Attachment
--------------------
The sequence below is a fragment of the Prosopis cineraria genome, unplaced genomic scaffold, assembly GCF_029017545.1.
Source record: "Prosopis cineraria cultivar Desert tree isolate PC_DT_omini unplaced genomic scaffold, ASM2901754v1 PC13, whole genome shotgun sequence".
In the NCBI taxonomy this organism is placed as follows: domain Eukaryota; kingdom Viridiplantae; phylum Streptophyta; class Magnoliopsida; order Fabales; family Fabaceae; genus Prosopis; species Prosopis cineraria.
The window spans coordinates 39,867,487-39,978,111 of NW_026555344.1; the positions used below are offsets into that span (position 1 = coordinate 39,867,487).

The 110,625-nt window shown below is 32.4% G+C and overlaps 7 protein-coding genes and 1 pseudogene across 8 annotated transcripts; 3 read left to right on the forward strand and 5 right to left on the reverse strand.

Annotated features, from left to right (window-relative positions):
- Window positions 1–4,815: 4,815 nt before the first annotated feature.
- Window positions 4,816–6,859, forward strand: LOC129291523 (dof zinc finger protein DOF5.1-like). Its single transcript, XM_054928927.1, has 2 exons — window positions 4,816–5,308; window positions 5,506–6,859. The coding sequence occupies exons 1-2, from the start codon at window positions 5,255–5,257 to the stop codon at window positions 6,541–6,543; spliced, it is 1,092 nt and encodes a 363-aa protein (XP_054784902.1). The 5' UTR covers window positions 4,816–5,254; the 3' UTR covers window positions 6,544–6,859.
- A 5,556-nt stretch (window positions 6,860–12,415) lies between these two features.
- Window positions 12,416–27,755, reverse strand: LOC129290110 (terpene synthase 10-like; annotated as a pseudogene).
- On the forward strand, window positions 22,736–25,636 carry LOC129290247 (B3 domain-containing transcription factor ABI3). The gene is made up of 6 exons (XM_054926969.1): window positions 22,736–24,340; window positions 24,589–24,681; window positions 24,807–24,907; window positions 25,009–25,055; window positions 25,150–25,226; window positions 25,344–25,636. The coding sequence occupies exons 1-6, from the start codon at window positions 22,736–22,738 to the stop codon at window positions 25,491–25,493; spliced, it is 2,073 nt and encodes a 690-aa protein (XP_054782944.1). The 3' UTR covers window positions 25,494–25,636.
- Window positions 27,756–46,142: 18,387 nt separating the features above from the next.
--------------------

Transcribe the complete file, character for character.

The sequence below is a fragment of the Prosopis cineraria genome, unplaced genomic scaffold, assembly GCF_029017545.1.
Source record: "Prosopis cineraria cultivar Desert tree isolate PC_DT_omini unplaced genomic scaffold, ASM2901754v1 PC13, whole genome shotgun sequence".
In the NCBI taxonomy this organism is placed as follows: domain Eukaryota; kingdom Viridiplantae; phylum Streptophyta; class Magnoliopsida; order Fabales; family Fabaceae; genus Prosopis; species Prosopis cineraria.
The window spans coordinates 39,867,487-39,978,111 of NW_026555344.1; the positions used below are offsets into that span (position 1 = coordinate 39,867,487).

The 110,625-nt window shown below is 32.4% G+C and overlaps 7 protein-coding genes and 1 pseudogene across 8 annotated transcripts; 3 read left to right on the forward strand and 5 right to left on the reverse strand.

Annotated features, from left to right (window-relative positions):
- Window positions 1–4,815: 4,815 nt before the first annotated feature.
- Window positions 4,816–6,859, forward strand: LOC129291523 (dof zinc finger protein DOF5.1-like). Its single transcript, XM_054928927.1, has 2 exons — window positions 4,816–5,308; window positions 5,506–6,859. The coding sequence occupies exons 1-2, from the start codon at window positions 5,255–5,257 to the stop codon at window positions 6,541–6,543; spliced, it is 1,092 nt and encodes a 363-aa protein (XP_054784902.1). The 5' UTR covers window positions 4,816–5,254; the 3' UTR covers window positions 6,544–6,859.
- A 5,556-nt stretch (window positions 6,860–12,415) lies between these two features.
- Window positions 12,416–27,755, reverse strand: LOC129290110 (terpene synthase 10-like; annotated as a pseudogene).
- On the forward strand, window positions 22,736–25,636 carry LOC129290247 (B3 domain-containing transcription factor ABI3). The gene is made up of 6 exons (XM_054926969.1): window positions 22,736–24,340; window positions 24,589–24,681; window positions 24,807–24,907; window positions 25,009–25,055; window positions 25,150–25,226; window positions 25,344–25,636. The coding sequence occupies exons 1-6, from the start codon at window positions 22,736–22,738 to the stop codon at window positions 25,491–25,493; spliced, it is 2,073 nt and encodes a 690-aa protein (XP_054782944.1). The 3' UTR covers window positions 25,494–25,636.
- Window positions 27,756–46,142: 18,387 nt separating the features above from the next.